- Data from CreditRiskMonitor shows the risk of bankruptcy for major cannabis companies.
- The system evaluates each company using financial metrics and other inputs.
- Five cannabis companies scored a 5 or lower, indicating they’re in the “red zone” for bankruptcy risk.
- See more stories on Insider’s business page.
Cannabis companies that survived a tumultuous 2019 and 2020 are seeing their fortunes improve.
But some cannabis companies still find themselves in a precarious position, despite the influx of new investors and favorable legislation.
Insider analyzed the risk of bankruptcy for 13 of the largest US and Canadian plant-touching cannabis companies. We evaluated the risk using information from the financial risk analysis firm CreditRiskMonitor.
CreditRiskMonitor grades companies on a 10-point scale called the FRISK Score. A score of 10 indicates the lowest risk of bankruptcy within the next year, while a score of 1 indicates the highest risk.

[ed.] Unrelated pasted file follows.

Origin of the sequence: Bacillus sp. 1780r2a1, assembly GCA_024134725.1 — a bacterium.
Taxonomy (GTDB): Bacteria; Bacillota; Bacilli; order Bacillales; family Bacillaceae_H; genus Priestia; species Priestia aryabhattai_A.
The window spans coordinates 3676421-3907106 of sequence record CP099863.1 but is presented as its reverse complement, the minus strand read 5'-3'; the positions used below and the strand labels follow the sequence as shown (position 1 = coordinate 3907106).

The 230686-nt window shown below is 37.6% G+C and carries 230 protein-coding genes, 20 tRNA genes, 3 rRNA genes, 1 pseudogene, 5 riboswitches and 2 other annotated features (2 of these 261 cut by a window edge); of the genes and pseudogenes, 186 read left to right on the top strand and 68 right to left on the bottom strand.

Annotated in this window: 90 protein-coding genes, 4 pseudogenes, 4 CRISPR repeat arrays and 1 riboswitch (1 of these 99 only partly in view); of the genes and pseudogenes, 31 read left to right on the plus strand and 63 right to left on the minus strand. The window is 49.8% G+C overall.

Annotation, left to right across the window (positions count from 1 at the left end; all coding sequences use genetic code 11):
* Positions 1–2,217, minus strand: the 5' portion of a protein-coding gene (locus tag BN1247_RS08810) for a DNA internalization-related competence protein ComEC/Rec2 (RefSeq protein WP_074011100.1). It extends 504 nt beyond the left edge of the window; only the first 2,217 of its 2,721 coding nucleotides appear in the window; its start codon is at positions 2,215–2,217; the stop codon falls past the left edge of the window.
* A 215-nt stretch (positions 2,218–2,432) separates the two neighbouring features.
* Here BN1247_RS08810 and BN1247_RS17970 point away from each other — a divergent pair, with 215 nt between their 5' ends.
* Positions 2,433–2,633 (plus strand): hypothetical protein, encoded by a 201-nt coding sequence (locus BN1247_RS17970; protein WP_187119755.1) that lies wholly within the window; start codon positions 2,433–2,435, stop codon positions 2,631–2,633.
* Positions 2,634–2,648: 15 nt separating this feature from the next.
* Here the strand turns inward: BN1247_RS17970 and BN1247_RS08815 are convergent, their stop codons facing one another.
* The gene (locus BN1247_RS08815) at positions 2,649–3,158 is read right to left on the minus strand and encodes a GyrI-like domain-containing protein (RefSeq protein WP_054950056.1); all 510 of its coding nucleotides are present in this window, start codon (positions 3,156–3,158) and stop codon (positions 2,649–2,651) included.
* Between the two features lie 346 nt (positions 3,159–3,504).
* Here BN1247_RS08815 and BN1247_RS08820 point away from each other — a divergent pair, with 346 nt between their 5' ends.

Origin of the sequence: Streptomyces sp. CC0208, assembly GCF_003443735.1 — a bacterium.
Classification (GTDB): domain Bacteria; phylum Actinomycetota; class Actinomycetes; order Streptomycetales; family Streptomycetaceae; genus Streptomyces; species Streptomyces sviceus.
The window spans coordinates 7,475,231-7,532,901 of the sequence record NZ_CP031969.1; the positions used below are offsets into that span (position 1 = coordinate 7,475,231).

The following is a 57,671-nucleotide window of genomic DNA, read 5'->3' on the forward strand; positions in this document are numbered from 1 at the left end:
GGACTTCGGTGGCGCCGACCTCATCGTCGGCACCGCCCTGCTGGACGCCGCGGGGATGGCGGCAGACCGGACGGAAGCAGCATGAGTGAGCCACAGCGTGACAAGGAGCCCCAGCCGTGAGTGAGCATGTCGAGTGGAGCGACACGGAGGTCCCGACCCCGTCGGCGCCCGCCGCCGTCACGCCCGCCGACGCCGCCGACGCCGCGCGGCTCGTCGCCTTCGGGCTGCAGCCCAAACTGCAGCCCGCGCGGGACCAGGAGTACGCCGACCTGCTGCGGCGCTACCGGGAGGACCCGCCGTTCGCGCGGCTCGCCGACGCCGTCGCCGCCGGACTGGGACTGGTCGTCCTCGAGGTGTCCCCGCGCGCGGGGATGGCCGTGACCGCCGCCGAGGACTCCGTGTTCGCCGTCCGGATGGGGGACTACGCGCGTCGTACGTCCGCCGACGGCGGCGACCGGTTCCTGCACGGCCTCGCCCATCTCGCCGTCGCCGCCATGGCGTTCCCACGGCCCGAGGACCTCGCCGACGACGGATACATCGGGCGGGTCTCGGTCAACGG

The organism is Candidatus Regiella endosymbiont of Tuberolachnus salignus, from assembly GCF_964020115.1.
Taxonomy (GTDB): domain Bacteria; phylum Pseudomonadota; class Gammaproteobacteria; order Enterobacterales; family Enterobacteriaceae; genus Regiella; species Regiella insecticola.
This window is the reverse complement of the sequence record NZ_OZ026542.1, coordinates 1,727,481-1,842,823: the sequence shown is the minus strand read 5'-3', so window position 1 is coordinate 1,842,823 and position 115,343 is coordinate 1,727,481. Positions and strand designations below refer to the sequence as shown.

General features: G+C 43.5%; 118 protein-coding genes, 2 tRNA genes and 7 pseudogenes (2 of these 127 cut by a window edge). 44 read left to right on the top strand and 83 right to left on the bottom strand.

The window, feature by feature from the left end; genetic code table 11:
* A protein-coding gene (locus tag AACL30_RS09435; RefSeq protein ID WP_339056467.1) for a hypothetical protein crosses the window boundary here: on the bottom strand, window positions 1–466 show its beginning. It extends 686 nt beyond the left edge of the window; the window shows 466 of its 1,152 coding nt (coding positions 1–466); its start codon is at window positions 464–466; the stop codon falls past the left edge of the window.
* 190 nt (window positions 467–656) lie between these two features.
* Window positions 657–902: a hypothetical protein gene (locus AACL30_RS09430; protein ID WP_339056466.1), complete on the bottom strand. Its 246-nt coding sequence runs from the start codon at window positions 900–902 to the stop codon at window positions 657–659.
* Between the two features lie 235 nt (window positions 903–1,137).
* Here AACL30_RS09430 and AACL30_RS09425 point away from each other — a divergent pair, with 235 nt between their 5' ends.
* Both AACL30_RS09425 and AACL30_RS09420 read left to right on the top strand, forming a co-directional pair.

Five companies received a score of 5 or below — the “red zone“, according to CreditRiskMonitor. A score of 5 or below indicates a bankruptcy risk of at least 0.87% in the next 12 months.
The score is calculated based on four components: stock market performance, financial statements, bond agency ratings, and subscriber crowdsourcing, which tracks how CreditRiskMonitor’s over 1,700 clients view and interact with data from each company, Brian Sanders, a senior research analyst at CreditRiskMonitor said.
Eleven out of the 13 companies had reduced their odds of bankruptcy over the past 12 months, as investors returned to the sector, new state markets opened up, and cannabis companies shored up their balance sheets by raising more capital.
Only one company, MedMen, saw its odds of bankruptcy in the next year increase.
CreditRiskMonitor told Insider that most mature industries average a score of 6.
We should note that most US cannabis companies can’t actually file for bankruptcy, since cannabis is federally illegal.
Struggling cannabis companies have alternatives to bankruptcy: they can raise capital at a reduced valuation, negotiate with creditors to convert some of their liabilities into equity, negotiate with lenders to extend their liabilities, or bring in a third party to help liquidate assets, said Marc Hauser, an attorney at Reed Smith and co-chair of the firm’s cannabis law group.